Clinical Review ABC of heart failure

Investigation

BMJ 2000; 320 doi: https://doi.org/10.1136/bmj.320.7230.297 (Published 29 January 2000) Cite this as: BMJ 2000;320:297
  1. M K Davies,
  2. C R Gibbs,
  3. G Y H Lip

    Clinical assessment is mandatory before detailed investigations are conducted in patients with suspected heart failure, although specific clinical features are often absent and the condition can be diagnosed accurately only in conjunction with more objective investigation, particularly echocardiography. Although open access echocardiography is now increasingly available, appropriate pre-referral investigations include chest radiography, 12 lead electrocardiography, and renal chemistry.

    Investigations if heart failure is suspected

    Initial investigations
    • Chest radiography

    • Electrocardiography

    • Echocardiography, including Doppler studies

    • Haematology tests

    • Serum biochemistry, including renal function and glucose concentrations, liver function tests, and thyroid function tests

    • Cardiac enzymes (if recent infarction is suspected)

    Other investigations
    • Radionuclide imaging

    • Cardiopulmonary exercise testing

    • Cardiac catheterisation

    • Myocardial biopsy—for example,in suspected myocarditis

    Chest x ray examination

    The chest x ray examination has an important role in the routine investigation of patients with suspected heart failure, and it may also be useful in monitoring the response to treatment. Cardiac enlargement (cardiothoracic ratio >50%) may be present, but there is a poor correlation between the cardiothoracic ratio and left ventricular function. The presence of cardiomegaly is dependent on both the severity of haemodynamic disturbance and its duration:cardiomegaly is frequently absent, for example, in acute left ventricular failure secondary to acute myocardial infarction, acute valvar regurgitation, or an acquired ventricular septal defect. An increased cardiothoracic ratio may be related to left or right ventricular dilatation, left ventricular hypertrophy, and occasionally a pericardial effusion, particularly if the cardiac silhouette has a globular appearance. Echocardiography is required to distinguish reliably between these different causes, although in decompensated heart failure other radiographic features may be present, such as pulmonary congestion or pulmonary oedema.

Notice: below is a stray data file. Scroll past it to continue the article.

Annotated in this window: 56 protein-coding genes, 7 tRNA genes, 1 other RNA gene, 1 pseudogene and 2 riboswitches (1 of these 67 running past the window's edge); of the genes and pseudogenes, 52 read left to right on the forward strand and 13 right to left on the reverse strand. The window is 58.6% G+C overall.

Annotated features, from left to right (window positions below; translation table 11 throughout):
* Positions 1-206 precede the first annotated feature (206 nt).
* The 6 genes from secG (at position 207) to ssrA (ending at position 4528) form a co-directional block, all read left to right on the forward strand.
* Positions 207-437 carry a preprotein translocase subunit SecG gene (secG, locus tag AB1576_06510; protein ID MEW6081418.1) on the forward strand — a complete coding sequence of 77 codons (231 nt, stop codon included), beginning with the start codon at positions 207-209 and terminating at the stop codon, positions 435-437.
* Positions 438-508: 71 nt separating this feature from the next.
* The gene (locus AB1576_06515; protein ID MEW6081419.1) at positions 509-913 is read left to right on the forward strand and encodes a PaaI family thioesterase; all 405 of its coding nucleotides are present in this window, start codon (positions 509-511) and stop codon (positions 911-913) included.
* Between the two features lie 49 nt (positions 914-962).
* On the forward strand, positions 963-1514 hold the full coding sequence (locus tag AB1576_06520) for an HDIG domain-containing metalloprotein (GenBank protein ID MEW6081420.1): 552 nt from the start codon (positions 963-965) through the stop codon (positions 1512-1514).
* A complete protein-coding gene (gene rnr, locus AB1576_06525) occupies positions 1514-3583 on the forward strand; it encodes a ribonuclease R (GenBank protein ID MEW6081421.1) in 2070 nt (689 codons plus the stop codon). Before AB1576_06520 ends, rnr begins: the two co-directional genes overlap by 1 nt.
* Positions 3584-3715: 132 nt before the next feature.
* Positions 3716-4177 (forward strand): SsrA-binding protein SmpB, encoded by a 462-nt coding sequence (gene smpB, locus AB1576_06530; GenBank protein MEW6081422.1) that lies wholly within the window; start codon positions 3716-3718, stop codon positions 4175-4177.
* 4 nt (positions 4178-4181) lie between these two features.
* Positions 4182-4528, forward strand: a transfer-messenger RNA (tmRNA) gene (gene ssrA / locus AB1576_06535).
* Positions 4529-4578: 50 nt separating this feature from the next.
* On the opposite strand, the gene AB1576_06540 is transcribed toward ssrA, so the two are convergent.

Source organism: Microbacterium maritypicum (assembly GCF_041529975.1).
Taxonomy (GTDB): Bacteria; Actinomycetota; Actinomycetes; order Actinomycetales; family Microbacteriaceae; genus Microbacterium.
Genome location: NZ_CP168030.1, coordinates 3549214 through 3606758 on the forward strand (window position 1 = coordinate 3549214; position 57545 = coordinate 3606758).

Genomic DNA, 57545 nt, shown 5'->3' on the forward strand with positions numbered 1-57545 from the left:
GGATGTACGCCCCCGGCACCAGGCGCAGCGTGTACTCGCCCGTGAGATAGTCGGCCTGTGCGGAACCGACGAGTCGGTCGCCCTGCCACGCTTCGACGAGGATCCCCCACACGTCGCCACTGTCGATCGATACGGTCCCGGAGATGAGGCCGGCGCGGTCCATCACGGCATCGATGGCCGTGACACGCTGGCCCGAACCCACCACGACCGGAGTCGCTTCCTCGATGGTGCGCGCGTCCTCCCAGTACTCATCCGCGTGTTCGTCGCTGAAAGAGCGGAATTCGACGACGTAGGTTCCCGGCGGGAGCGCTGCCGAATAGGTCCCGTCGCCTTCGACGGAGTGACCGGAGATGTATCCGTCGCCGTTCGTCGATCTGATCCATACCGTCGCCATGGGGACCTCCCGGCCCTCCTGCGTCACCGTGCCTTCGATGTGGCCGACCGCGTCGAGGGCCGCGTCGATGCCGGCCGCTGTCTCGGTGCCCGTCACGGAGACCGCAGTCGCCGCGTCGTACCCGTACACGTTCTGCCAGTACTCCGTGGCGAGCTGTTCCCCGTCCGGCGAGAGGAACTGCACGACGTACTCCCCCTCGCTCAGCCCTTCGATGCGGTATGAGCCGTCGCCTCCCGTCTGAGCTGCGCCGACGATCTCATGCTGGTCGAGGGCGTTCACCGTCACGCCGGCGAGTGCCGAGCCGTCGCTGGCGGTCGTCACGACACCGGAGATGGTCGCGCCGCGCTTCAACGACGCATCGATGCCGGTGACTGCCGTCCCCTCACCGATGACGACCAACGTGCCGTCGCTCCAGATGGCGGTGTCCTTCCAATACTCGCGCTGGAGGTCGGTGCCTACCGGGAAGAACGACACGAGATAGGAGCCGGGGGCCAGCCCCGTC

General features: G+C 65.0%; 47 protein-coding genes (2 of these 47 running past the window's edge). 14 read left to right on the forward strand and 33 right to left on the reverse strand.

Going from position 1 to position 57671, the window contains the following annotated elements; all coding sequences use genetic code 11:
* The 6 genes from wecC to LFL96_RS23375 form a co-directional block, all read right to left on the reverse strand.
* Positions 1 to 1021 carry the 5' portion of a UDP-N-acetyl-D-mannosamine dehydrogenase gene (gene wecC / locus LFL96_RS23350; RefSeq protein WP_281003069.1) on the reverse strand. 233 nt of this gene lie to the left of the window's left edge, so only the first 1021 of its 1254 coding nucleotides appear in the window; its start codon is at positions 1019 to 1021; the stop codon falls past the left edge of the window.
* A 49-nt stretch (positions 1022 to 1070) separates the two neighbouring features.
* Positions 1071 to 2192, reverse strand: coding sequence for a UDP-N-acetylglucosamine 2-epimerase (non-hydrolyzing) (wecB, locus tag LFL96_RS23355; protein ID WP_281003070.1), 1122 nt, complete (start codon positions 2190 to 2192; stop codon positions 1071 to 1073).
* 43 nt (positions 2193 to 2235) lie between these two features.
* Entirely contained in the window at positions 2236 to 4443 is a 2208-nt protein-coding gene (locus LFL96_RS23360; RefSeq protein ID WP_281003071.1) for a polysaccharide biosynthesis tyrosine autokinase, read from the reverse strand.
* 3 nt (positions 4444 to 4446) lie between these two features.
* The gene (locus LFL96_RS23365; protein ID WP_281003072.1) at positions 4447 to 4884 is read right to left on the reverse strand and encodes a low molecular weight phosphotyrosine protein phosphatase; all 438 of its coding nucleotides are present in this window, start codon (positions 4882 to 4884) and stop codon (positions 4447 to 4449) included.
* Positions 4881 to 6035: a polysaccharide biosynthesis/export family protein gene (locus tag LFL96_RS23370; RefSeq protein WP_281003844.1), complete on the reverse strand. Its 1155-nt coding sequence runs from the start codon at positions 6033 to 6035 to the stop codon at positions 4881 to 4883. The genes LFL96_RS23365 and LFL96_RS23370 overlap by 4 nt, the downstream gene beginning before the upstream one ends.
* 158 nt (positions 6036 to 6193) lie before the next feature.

Chest radiographs showing gross cardiomegaly in patient with dilated cardiomyopathy (top); cardiomegaly and pulmonary congestion with fluid in horizontal fissure (bottom)

    In left sided failure, pulmonary venous congestion occurs, initially in the upper zones (referred to as upper lobe diversion or congestion). When the pulmonary venous pressure increases …

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